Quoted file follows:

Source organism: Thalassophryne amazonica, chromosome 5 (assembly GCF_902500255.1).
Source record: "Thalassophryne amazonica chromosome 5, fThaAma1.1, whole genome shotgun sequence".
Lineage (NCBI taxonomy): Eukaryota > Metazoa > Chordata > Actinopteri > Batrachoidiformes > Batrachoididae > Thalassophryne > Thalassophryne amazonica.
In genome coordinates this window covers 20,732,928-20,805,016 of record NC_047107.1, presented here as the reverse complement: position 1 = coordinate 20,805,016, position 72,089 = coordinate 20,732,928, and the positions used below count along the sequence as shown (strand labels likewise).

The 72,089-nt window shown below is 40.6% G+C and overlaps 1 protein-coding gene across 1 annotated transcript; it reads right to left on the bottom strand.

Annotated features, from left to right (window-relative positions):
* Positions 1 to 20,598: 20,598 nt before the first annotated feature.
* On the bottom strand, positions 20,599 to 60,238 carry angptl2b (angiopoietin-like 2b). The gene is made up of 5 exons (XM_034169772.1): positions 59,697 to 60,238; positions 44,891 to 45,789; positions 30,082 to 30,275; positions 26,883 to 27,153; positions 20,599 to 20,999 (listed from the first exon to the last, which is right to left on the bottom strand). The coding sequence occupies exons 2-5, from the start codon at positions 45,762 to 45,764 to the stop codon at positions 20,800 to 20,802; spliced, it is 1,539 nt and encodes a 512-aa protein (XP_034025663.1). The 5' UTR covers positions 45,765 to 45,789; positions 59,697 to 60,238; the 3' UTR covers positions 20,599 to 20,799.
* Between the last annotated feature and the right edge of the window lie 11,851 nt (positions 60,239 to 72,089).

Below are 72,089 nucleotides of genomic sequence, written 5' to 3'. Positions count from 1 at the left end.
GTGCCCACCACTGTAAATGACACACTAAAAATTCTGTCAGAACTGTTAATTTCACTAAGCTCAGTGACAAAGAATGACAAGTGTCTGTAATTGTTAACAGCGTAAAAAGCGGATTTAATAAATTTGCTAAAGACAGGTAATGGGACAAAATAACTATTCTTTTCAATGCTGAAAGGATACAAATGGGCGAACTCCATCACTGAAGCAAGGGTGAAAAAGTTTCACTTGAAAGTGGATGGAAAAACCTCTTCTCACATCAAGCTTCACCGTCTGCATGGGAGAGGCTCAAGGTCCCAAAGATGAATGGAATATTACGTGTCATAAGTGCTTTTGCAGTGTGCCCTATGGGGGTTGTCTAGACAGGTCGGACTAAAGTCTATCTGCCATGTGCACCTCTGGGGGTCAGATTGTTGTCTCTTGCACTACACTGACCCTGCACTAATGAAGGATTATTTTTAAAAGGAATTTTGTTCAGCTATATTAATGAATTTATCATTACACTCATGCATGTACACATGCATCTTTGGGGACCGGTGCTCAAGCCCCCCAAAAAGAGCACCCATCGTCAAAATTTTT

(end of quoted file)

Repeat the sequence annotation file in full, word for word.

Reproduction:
Source organism: Thalassophryne amazonica, chromosome 5 (assembly GCF_902500255.1).
Source record: "Thalassophryne amazonica chromosome 5, fThaAma1.1, whole genome shotgun sequence".
Lineage (NCBI taxonomy): Eukaryota > Metazoa > Chordata > Actinopteri > Batrachoidiformes > Batrachoididae > Thalassophryne > Thalassophryne amazonica.
In genome coordinates this window covers 20,732,928-20,805,016 of record NC_047107.1, presented here as the reverse complement: position 1 = coordinate 20,805,016, position 72,089 = coordinate 20,732,928, and the positions used below count along the sequence as shown (strand labels likewise).

The 72,089-nt window shown below is 40.6% G+C and overlaps 1 protein-coding gene across 1 annotated transcript; it reads right to left on the bottom strand.

Annotated features, from left to right (window-relative positions):
* Positions 1 to 20,598: 20,598 nt before the first annotated feature.
* On the bottom strand, positions 20,599 to 60,238 carry angptl2b (angiopoietin-like 2b). The gene is made up of 5 exons (XM_034169772.1): positions 59,697 to 60,238; positions 44,891 to 45,789; positions 30,082 to 30,275; positions 26,883 to 27,153; positions 20,599 to 20,999 (listed from the first exon to the last, which is right to left on the bottom strand). The coding sequence occupies exons 2-5, from the start codon at positions 45,762 to 45,764 to the stop codon at positions 20,800 to 20,802; spliced, it is 1,539 nt and encodes a 512-aa protein (XP_034025663.1). The 5' UTR covers positions 45,765 to 45,789; positions 59,697 to 60,238; the 3' UTR covers positions 20,599 to 20,799.
* Between the last annotated feature and the right edge of the window lie 11,851 nt (positions 60,239 to 72,089).

Below are 72,089 nucleotides of genomic sequence, written 5' to 3'. Positions count from 1 at the left end.
GTGCCCACCACTGTAAATGACACACTAAAAATTCTGTCAGAACTGTTAATTTCACTAAGCTCAGTGACAAAGAATGACAAGTGTCTGTAATTGTTAACAGCGTAAAAAGCGGATTTAATAAATTTGCTAAAGACAGGTAATGGGACAAAATAACTATTCTTTTCAATGCTGAAAGGATACAAATGGGCGAACTCCATCACTGAAGCAAGGGTGAAAAAGTTTCACTTGAAAGTGGATGGAAAAACCTCTTCTCACATCAAGCTTCACCGTCTGCATGGGAGAGGCTCAAGGTCCCAAAGATGAATGGAATATTACGTGTCATAAGTGCTTTTGCAGTGTGCCCTATGGGGGTTGTCTAGACAGGTCGGACTAAAGTCTATCTGCCATGTGCACCTCTGGGGGTCAGATTGTTGTCTCTTGCACTACACTGACCCTGCACTAATGAAGGATTATTTTTAAAAGGAATTTTGTTCAGCTATATTAATGAATTTATCATTACACTCATGCATGTACACATGCATCTTTGGGGACCGGTGCTCAAGCCCCCCAAAAAGAGCACCCATCGTCAAAATTTTT